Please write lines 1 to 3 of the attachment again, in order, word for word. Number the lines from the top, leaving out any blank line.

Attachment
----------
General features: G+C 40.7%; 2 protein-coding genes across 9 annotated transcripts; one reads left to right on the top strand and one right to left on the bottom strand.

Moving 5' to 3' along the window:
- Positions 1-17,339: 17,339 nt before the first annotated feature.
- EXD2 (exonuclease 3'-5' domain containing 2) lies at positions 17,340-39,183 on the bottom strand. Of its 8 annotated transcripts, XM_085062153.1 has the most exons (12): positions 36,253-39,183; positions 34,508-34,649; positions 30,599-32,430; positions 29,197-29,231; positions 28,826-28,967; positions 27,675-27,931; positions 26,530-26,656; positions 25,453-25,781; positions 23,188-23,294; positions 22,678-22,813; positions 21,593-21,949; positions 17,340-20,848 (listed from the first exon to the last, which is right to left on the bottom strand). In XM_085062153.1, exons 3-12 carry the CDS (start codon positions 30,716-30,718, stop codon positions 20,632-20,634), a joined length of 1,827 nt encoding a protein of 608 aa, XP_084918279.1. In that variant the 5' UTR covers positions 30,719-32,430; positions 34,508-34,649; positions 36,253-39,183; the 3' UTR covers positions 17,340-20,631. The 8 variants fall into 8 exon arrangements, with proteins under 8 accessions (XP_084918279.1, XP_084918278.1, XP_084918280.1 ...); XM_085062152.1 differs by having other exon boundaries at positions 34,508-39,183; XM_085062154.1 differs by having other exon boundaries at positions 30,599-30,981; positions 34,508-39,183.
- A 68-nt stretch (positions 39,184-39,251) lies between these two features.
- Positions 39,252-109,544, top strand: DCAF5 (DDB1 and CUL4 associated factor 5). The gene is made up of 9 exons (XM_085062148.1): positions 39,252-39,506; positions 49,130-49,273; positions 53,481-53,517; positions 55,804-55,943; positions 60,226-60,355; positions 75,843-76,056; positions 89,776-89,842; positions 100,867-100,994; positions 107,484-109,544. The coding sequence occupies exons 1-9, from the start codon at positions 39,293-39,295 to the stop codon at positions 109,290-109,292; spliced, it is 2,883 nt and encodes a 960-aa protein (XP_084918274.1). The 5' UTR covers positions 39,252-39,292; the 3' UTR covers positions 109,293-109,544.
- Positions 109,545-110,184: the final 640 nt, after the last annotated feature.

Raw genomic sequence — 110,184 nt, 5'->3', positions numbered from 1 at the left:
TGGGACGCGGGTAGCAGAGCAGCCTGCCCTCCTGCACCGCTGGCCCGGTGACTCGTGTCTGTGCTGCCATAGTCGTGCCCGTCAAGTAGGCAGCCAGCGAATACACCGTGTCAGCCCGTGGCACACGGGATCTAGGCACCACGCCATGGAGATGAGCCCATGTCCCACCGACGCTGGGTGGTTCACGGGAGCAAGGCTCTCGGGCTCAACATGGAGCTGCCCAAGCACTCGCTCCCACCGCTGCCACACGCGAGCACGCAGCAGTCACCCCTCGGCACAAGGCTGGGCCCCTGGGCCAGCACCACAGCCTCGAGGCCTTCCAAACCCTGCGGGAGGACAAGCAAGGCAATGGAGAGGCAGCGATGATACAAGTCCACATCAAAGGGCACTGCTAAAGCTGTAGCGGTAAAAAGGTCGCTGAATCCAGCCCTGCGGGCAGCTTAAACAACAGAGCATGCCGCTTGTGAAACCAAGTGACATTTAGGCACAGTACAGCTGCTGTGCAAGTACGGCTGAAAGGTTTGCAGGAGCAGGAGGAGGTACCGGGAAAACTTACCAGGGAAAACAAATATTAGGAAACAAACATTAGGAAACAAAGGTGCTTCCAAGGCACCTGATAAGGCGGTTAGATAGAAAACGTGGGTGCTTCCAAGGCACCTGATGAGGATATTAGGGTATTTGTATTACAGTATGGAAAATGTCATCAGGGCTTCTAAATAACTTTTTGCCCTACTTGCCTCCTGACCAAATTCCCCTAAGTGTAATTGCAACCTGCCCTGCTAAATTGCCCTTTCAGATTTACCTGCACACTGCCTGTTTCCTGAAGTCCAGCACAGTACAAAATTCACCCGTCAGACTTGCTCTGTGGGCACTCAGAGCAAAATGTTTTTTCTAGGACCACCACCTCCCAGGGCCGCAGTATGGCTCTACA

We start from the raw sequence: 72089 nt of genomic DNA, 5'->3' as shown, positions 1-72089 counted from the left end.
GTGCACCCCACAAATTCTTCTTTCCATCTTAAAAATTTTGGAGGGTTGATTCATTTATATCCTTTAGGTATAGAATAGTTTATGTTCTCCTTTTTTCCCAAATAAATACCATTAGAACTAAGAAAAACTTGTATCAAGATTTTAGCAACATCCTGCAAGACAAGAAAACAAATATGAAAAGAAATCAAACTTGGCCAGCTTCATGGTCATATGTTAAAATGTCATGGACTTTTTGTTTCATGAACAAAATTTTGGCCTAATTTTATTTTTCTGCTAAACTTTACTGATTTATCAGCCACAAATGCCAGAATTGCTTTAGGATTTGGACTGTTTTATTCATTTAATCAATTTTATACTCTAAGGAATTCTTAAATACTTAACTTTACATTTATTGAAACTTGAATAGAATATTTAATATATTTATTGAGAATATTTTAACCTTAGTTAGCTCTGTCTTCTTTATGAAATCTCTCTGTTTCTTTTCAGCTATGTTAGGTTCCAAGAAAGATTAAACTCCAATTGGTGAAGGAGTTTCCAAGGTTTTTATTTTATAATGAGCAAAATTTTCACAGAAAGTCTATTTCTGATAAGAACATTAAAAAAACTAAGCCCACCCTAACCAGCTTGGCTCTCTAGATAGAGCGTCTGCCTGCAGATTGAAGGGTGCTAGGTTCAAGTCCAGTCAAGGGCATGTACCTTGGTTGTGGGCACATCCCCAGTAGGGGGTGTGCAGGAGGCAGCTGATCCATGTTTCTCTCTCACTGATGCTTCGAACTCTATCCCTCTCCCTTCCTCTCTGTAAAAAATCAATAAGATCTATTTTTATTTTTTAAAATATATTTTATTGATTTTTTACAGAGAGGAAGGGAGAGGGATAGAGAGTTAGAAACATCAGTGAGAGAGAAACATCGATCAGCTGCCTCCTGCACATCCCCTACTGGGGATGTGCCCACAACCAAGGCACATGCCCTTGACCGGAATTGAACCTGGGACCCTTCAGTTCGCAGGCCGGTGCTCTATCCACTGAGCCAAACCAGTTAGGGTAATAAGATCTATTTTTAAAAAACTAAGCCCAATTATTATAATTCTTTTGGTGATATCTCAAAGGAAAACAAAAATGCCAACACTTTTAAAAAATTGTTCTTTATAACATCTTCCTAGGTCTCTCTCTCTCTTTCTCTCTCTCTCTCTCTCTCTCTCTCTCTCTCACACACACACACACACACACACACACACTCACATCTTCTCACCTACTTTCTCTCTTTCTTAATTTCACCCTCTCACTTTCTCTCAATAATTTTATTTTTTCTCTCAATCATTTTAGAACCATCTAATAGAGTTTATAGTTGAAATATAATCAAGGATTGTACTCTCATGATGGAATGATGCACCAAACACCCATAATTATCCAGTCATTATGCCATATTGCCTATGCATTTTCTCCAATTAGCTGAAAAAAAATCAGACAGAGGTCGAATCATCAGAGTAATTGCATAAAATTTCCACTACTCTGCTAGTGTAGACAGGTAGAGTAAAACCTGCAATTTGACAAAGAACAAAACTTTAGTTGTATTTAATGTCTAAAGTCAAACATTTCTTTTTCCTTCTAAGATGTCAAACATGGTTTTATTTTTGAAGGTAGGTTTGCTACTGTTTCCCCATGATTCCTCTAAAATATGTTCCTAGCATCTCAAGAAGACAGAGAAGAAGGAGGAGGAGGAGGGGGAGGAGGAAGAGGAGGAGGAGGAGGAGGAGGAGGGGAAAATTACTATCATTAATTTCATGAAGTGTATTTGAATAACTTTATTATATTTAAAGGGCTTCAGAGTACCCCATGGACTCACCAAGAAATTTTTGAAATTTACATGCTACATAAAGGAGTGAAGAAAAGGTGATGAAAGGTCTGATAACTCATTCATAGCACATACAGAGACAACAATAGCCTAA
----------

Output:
General features: G+C 40.7%; 2 protein-coding genes across 9 annotated transcripts; one reads left to right on the top strand and one right to left on the bottom strand.

Moving 5' to 3' along the window:
- Positions 1-17,339: 17,339 nt before the first annotated feature.